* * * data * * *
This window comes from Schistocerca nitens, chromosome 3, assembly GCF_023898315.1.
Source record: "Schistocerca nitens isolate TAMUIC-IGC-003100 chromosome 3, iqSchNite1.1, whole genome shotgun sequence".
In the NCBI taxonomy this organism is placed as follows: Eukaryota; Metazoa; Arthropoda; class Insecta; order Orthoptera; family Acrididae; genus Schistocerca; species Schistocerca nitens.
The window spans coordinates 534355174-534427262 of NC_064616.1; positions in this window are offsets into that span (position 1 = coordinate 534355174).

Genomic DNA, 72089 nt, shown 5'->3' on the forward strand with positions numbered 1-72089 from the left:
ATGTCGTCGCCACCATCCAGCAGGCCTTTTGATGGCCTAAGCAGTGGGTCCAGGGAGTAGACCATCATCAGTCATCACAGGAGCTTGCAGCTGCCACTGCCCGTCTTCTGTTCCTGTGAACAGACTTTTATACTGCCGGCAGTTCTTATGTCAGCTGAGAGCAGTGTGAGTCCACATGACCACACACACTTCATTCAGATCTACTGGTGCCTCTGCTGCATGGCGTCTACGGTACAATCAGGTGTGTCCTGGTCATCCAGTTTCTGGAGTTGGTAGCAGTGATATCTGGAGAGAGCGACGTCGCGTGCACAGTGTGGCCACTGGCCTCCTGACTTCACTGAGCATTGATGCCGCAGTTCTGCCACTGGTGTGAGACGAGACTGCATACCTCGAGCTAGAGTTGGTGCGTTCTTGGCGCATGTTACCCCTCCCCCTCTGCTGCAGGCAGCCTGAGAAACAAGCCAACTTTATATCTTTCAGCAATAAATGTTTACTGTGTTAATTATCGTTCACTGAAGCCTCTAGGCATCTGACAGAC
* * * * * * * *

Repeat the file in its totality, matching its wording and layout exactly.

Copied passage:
This window comes from Schistocerca nitens, chromosome 3, assembly GCF_023898315.1.
Source record: "Schistocerca nitens isolate TAMUIC-IGC-003100 chromosome 3, iqSchNite1.1, whole genome shotgun sequence".
In the NCBI taxonomy this organism is placed as follows: Eukaryota; Metazoa; Arthropoda; class Insecta; order Orthoptera; family Acrididae; genus Schistocerca; species Schistocerca nitens.
The window spans coordinates 534355174-534427262 of NC_064616.1; positions in this window are offsets into that span (position 1 = coordinate 534355174).

Genomic DNA, 72089 nt, shown 5'->3' on the forward strand with positions numbered 1-72089 from the left:
ATGTCGTCGCCACCATCCAGCAGGCCTTTTGATGGCCTAAGCAGTGGGTCCAGGGAGTAGACCATCATCAGTCATCACAGGAGCTTGCAGCTGCCACTGCCCGTCTTCTGTTCCTGTGAACAGACTTTTATACTGCCGGCAGTTCTTATGTCAGCTGAGAGCAGTGTGAGTCCACATGACCACACACACTTCATTCAGATCTACTGGTGCCTCTGCTGCATGGCGTCTACGGTACAATCAGGTGTGTCCTGGTCATCCAGTTTCTGGAGTTGGTAGCAGTGATATCTGGAGAGAGCGACGTCGCGTGCACAGTGTGGCCACTGGCCTCCTGACTTCACTGAGCATTGATGCCGCAGTTCTGCCACTGGTGTGAGACGAGACTGCATACCTCGAGCTAGAGTTGGTGCGTTCTTGGCGCATGTTACCCCTCCCCCTCTGCTGCAGGCAGCCTGAGAAACAAGCCAACTTTATATCTTTCAGCAATAAATGTTTACTGTGTTAATTATCGTTCACTGAAGCCTCTAGGCATCTGACAGAC